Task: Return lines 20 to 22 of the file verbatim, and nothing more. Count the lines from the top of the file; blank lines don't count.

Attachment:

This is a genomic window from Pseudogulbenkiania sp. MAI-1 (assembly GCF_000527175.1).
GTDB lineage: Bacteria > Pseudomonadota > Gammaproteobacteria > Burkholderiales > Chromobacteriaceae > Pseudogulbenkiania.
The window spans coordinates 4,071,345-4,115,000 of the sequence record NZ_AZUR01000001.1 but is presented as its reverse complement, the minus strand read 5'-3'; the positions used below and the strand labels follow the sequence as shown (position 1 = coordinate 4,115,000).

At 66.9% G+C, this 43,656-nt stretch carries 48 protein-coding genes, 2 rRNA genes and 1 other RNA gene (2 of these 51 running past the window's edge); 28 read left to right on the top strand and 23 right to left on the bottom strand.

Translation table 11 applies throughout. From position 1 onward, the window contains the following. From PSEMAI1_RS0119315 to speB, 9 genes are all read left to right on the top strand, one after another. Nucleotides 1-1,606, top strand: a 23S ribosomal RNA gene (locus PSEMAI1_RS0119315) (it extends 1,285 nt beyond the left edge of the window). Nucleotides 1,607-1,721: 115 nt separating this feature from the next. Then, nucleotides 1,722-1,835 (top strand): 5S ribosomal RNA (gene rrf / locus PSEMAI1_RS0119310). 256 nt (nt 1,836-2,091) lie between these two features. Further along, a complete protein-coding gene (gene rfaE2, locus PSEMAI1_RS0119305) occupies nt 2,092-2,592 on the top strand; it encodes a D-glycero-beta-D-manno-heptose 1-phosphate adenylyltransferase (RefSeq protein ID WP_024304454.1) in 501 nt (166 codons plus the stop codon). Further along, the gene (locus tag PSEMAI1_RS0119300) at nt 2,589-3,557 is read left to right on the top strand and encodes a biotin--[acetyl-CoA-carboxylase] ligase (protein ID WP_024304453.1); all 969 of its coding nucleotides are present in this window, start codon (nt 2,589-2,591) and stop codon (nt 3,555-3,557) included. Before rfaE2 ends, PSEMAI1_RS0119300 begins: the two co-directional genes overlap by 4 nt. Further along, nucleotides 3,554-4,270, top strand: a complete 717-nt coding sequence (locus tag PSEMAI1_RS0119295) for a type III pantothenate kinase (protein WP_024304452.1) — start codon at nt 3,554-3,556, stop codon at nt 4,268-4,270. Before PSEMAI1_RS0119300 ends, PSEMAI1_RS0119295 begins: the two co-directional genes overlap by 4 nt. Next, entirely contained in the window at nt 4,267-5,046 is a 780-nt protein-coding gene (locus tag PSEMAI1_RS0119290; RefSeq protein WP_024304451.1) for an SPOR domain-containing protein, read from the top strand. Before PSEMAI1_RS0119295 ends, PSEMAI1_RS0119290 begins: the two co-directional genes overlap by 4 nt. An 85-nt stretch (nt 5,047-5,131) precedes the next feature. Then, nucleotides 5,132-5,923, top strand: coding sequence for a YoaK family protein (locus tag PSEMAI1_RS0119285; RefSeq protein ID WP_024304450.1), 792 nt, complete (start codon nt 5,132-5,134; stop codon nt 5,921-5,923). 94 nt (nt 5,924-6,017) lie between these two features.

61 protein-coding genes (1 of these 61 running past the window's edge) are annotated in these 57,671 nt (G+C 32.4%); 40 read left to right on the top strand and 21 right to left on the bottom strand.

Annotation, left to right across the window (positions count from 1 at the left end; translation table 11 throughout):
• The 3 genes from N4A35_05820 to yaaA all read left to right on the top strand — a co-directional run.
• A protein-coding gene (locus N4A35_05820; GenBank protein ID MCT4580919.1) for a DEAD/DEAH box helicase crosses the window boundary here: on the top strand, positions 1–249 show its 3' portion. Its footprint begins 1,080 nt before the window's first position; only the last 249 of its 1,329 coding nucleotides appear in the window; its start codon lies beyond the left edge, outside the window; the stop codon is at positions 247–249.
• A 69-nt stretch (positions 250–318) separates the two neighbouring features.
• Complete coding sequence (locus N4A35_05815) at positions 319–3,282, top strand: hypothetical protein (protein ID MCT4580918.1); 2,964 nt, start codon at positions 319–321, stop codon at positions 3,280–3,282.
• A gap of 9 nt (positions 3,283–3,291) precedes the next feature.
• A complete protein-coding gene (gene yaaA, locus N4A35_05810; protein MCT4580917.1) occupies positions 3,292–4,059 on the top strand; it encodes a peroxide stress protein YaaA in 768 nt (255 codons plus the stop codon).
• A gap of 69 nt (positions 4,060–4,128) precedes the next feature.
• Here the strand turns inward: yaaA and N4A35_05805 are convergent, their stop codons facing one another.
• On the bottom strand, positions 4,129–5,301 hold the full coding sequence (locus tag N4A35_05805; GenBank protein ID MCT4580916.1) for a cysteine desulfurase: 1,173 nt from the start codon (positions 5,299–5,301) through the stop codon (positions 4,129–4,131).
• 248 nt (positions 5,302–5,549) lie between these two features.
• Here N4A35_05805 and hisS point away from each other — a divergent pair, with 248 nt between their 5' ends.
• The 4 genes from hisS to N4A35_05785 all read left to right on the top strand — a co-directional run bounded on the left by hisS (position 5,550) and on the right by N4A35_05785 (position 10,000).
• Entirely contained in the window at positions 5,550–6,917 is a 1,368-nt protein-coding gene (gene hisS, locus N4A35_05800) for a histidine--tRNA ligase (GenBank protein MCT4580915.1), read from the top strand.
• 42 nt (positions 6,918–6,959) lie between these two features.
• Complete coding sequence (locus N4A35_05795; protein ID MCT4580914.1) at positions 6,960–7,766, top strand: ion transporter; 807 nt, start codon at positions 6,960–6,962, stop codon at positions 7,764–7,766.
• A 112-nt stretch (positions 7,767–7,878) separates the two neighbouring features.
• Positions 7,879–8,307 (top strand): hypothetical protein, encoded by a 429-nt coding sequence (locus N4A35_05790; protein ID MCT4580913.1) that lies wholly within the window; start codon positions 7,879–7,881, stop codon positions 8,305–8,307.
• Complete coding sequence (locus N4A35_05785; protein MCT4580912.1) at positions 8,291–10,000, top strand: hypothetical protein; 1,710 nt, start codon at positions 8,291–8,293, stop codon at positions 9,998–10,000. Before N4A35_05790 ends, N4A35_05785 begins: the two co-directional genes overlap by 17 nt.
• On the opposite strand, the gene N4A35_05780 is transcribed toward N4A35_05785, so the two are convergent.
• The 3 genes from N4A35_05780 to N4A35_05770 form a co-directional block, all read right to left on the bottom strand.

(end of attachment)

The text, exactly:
• Entirely contained in the window at positions 5,550–6,917 is a 1,368-nt protein-coding gene (gene hisS, locus N4A35_05800) for a histidine--tRNA ligase (GenBank protein MCT4580915.1), read from the top strand.
• 42 nt (positions 6,918–6,959) lie between these two features.
• Complete coding sequence (locus N4A35_05795; protein ID MCT4580914.1) at positions 6,960–7,766, top strand: ion transporter; 807 nt, start codon at positions 6,960–6,962, stop codon at positions 7,764–7,766.